Oscar Movies: Gentleman's Agreement (1947)


Elia Kazan's “Gentleman's Agreement,” based on Laura Z. Hobson's novel and adapted to the screen by Moss Hart, dealt with anti-Semitism. At Oscar time, the drama was nominated for 8 Oscars, winning 3.

Oscar Nominations: 8

Picture, produced by Darryl F. Zanuck
Director: Elia Kazan
Screenplay: Moss Hart
Actor: Gregory Peck
Actress: Dorothy McGuire
Supporting Actress: Celeste Holme
Supporting Actress; Anne Revere
Film Editing: Harmon Jones

Oscar Awards: 3

Supporting Actress: Celeste Holme

Oscar Context

“Gentleman's Agreement” was praised by most critics, one of whom one found it to be “more savagely arresting and properly resolved as a picture than it was as a book,” and describing its script as “electric with honest reportage.”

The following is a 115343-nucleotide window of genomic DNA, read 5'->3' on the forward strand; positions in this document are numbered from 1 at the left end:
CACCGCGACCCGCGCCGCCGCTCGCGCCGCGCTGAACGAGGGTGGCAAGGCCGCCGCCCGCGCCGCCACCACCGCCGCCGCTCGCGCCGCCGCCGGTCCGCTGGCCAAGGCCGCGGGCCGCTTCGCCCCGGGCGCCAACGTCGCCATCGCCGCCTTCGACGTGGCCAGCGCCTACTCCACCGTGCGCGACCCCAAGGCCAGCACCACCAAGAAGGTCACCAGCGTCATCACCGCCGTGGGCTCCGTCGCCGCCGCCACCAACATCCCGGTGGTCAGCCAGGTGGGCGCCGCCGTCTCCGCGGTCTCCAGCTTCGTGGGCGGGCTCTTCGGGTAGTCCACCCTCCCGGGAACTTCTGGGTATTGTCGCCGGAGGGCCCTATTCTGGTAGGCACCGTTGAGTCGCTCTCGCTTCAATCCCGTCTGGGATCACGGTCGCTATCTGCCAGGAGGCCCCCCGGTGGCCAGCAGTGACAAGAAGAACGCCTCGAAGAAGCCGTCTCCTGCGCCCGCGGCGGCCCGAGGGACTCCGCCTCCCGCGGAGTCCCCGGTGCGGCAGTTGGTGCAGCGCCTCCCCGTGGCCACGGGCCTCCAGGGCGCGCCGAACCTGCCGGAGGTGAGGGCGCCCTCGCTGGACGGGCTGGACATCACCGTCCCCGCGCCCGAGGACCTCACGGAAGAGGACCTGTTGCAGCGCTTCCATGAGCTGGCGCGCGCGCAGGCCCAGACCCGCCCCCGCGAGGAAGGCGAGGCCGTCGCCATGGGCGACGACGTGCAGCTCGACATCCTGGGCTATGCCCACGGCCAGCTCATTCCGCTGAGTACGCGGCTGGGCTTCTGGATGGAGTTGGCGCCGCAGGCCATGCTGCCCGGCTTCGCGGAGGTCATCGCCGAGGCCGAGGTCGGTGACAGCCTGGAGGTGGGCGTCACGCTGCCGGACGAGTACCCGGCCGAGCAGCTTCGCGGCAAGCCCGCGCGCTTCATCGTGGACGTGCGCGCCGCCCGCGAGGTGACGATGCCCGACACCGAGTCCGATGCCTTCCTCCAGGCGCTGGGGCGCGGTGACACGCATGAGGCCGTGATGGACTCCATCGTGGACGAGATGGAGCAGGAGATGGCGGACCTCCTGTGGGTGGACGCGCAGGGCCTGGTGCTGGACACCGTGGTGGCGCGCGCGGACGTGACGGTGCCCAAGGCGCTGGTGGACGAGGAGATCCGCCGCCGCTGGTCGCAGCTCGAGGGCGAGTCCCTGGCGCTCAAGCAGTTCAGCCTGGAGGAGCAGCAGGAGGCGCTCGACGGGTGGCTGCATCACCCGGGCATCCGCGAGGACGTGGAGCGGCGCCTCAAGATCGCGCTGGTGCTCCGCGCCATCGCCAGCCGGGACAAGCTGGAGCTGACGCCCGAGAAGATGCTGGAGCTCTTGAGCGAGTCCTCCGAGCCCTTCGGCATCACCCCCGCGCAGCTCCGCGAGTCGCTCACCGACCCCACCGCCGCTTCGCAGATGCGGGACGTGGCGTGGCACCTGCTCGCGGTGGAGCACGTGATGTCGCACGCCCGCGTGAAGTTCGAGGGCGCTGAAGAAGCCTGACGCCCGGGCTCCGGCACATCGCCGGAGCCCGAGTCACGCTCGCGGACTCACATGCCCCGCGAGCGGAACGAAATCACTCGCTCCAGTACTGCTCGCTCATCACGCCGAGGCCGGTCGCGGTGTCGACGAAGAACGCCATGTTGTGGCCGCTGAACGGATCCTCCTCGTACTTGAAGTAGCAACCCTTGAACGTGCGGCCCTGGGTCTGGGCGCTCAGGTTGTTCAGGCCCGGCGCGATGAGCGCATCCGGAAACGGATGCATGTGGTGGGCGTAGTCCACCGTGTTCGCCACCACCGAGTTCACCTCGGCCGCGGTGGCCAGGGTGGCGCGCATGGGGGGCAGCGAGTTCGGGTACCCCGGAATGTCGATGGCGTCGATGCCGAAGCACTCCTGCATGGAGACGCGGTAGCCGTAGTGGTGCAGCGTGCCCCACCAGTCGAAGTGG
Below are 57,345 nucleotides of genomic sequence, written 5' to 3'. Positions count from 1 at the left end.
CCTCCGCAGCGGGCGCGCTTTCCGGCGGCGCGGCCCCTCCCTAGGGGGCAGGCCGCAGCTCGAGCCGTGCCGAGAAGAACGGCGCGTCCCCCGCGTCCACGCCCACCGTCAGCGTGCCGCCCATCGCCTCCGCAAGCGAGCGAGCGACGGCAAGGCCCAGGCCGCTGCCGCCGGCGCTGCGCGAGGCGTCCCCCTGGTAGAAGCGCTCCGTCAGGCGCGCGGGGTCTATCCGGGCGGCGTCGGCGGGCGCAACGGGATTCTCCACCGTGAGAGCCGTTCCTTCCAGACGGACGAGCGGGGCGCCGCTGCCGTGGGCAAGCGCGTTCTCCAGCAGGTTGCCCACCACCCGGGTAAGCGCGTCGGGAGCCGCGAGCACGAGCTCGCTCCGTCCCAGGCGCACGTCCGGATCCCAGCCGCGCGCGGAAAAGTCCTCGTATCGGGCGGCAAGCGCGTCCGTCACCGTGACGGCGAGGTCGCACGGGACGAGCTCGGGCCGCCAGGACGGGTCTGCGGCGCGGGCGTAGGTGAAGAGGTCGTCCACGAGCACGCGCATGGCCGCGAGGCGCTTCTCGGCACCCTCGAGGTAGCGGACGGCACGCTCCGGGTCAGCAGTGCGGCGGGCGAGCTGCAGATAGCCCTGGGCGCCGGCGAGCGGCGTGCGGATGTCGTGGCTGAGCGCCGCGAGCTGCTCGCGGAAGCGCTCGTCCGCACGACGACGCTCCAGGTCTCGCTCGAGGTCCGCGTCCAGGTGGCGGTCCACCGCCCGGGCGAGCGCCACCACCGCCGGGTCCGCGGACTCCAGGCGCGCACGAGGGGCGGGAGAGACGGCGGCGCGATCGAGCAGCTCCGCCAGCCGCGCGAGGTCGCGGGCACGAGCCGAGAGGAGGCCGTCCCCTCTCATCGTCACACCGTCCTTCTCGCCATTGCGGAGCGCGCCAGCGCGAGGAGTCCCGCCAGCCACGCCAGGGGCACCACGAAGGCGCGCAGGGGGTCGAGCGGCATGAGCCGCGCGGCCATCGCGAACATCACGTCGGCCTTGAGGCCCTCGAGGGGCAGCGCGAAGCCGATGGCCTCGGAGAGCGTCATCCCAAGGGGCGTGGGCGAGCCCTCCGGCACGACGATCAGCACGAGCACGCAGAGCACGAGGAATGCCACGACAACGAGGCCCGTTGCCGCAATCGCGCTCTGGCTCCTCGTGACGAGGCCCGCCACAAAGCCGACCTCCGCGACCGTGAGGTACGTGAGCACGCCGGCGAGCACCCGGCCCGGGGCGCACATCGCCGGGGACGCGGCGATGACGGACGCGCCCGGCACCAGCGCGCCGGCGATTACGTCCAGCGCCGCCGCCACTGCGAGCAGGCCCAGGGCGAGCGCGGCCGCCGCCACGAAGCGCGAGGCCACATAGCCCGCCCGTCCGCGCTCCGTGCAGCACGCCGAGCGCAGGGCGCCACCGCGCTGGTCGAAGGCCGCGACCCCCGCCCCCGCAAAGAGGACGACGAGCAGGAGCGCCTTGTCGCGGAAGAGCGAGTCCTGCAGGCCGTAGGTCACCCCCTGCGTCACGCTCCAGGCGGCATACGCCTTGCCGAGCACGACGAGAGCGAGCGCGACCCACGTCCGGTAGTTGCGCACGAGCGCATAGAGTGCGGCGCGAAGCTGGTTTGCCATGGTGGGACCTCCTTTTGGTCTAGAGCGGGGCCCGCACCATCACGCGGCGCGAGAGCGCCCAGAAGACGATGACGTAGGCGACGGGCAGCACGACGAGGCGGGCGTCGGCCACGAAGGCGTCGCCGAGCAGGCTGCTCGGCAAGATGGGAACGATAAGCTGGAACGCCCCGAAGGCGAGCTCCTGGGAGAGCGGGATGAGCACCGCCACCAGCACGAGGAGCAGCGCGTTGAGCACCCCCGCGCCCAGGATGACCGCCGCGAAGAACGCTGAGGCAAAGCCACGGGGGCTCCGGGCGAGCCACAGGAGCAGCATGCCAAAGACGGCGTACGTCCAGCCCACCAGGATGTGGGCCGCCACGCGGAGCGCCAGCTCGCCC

The film's major competitor for the Academy Awards of 1947 was Edward Dmytryk's “Crossfire,” which lost in each of its five nominated categories. “Crossfire”'s nominated screenplay, by John Paxton, was based on Richard Brooks's novel The Brick Foxhole, though in a typically Hollywood manner it changed the book's homosexual hero into a Jew.

That “Gentleman's Agreement” was voted Best Picture for ideological, not artistic, considerations is clear not only from its win over “Crossfire, but also in its win over David Lean's masterpiece, “Great Expectations.” The Academy proved that when weighing a film's contents against its style, the former counts more.

The other two Best Picture nominees represented lighter fare: “The Bishop's Wife,” with 6 nominations, and “Miracle on 34th Street,” with 4 nods.

Gregory Peck lost the Best Actor, at his third nomination, to Academy's sentimental favorite, Ronald Colman, who won for George Cukor's “A Double Life.” McGuire lost to another industry vet, Loretta Young in “The Farmer's Daughter.”

The editing Oscar went to Francis Lyon and Robert Parrish for the boxing drama, “Body and Soul.”